Havurah comes from the Hebrew word "haver" which means "friend." Havurah usually describes a community of friends who gather together to discuss their common interests and concerns. Jewish believers in Jesus face unique challenges and questions and this publication is one way of addressing them.
How do I integrate my ethnic heritage into my faith in Jesus? How can I best relate to family members who do not share my faith? How can I handle the sentiment of many other Jews that by believing in Jesus, I'm being a traitor to my people?
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Several issues ago in Havurah we addressed the topic of unity within the Messianic movement, namely reconciliation between Jewish believers in Jesus who are pursuing God in various ways from different corners of the Messianic community.
- Category: Havurah Volume 16 Number 03
By now you may have heard about the full-length movie, The Sound of the Spirit, directed by Messianic Rabbi Michael Robert Wolf of Beth Messiah Congregation, Cincinnati, OH (www.bethmessiah.net). The film is an exploration of what happens when a bat-mitzvah age Messianic Jewish girl, having lost both parents, goes to live with non-believing Jewish relatives. Rivka, the protagonist, is played in a stunning performance by Anna Lasbury.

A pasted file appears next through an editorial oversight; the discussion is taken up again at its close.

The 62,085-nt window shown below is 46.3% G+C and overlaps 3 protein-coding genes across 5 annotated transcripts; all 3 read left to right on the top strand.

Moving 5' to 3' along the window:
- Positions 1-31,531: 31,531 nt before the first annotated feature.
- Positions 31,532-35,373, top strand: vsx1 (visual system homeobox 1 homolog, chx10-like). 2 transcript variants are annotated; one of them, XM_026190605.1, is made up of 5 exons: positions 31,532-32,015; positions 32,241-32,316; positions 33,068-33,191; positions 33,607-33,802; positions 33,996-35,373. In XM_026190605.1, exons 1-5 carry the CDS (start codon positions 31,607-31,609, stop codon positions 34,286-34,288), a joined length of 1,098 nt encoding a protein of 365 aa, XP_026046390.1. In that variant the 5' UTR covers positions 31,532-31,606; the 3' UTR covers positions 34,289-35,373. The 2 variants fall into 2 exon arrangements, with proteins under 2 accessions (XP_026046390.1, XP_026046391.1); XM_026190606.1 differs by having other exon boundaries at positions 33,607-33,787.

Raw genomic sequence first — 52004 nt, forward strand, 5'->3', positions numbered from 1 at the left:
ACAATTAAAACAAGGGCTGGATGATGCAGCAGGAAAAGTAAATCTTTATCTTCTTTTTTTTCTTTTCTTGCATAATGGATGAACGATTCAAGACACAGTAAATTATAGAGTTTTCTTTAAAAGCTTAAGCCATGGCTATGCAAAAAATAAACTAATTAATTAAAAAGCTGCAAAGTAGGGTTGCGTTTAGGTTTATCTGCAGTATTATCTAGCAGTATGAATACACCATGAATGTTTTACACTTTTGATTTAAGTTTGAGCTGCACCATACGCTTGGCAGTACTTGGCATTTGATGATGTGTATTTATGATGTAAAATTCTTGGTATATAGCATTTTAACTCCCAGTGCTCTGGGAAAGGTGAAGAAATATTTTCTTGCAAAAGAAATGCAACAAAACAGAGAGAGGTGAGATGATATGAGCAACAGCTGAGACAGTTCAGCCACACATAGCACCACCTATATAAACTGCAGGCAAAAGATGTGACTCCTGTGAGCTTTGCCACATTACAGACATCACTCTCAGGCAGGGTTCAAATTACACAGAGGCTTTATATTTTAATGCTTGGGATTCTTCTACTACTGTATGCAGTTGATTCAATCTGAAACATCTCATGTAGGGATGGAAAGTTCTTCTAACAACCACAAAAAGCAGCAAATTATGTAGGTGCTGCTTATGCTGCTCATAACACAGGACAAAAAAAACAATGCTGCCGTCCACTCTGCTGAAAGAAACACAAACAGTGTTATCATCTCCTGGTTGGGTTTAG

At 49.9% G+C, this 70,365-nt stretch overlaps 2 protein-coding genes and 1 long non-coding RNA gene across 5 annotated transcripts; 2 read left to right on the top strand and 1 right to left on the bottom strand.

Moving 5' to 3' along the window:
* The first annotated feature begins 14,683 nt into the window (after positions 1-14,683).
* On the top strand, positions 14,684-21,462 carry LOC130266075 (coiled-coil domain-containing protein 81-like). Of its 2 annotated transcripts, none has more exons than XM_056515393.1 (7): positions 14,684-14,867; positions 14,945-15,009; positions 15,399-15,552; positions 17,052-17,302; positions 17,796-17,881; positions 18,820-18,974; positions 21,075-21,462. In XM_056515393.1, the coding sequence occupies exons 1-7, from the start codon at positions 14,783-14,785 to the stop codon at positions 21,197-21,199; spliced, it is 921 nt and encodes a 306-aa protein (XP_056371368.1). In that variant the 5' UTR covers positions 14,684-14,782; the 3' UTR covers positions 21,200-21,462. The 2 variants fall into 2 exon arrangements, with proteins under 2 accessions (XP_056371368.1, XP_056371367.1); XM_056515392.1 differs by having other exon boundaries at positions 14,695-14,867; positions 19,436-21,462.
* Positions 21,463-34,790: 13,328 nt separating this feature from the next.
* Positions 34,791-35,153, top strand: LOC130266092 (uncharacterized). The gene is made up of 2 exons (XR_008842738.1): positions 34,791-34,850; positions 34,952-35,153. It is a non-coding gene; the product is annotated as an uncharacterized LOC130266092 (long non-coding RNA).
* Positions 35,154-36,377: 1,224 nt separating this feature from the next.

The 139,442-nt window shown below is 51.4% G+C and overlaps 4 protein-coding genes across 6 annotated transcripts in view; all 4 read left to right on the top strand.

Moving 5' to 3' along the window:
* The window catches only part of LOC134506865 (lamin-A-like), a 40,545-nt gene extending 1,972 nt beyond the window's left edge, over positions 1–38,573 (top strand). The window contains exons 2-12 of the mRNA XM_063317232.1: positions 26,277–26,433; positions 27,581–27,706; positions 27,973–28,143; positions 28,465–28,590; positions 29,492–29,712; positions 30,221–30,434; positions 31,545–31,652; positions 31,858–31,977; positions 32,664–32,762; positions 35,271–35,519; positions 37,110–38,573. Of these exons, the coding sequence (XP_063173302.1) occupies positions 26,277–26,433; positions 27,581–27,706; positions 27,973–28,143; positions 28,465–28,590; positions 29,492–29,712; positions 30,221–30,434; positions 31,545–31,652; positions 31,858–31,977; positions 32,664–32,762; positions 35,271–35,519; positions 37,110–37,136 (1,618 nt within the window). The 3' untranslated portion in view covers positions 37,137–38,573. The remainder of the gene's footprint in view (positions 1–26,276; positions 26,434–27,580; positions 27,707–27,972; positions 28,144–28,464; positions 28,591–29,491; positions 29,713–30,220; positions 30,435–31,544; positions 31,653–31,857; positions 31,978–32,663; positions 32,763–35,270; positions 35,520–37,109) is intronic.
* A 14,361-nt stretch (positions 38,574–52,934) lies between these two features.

As its title suggests, Through My Enemy's Eyes: Envisioning Reconciliation in Israel-Palestine, promotes empathy as the virtue necessary for peace. Called to love their enemy by their Messiah, Israeli Messianic Jews and Palestinian Christians are best suited to this task. The authors, Salim J. Munayer and Lisa Loden, a Palestinian Christian and an Israeli Messianic Jew, respectively, embody this effort to trade hostility for forgiveness.
This past April, thirty-one key leaders in the Messianic movement convened in an upper room in Dallas, Texas. Each of us, representing a broad spectrum of congregations and missions, had taken time out of our busy schedules to attend a "Fireside Chat" that would last less than eight hours. Most of those in the room knew one other. Some had been co-workers; some had personally experienced a "falling out" with others present. As we sat in a large circle, Marty Waldman, Rabbi at Dallas' Baruch HaShem Messianic Synagogue and host to the meeting, took the floor to explain his heart in asking us to come: unity.
From Generation to Generation: A Tale of Two Kings by Aaron Trank
Grassroots 2013 was an event that almost was not. A self-proclaimed "nonference" ("it's not a conference"), Grassroots curates interaction between 80–100 young Jewish believers, with an emphasis on Messianic leadership. I attended my first nonference in August 2012 after the Asheville Music Festival, Grassroots' auditory offspring. Grassroots was to conclude at that concert, yet it has continued.
I am sitting here googling on, um, Google, to see what might have transpired 40 years ago. Why, you might ask?
- Category: Havurah Volume 16 Number 02
We can find examples of disunity among God's people throughout the Bible. But the apostles' experiences can be particularly relevant for us. The following examples speak of three kinds of disunity: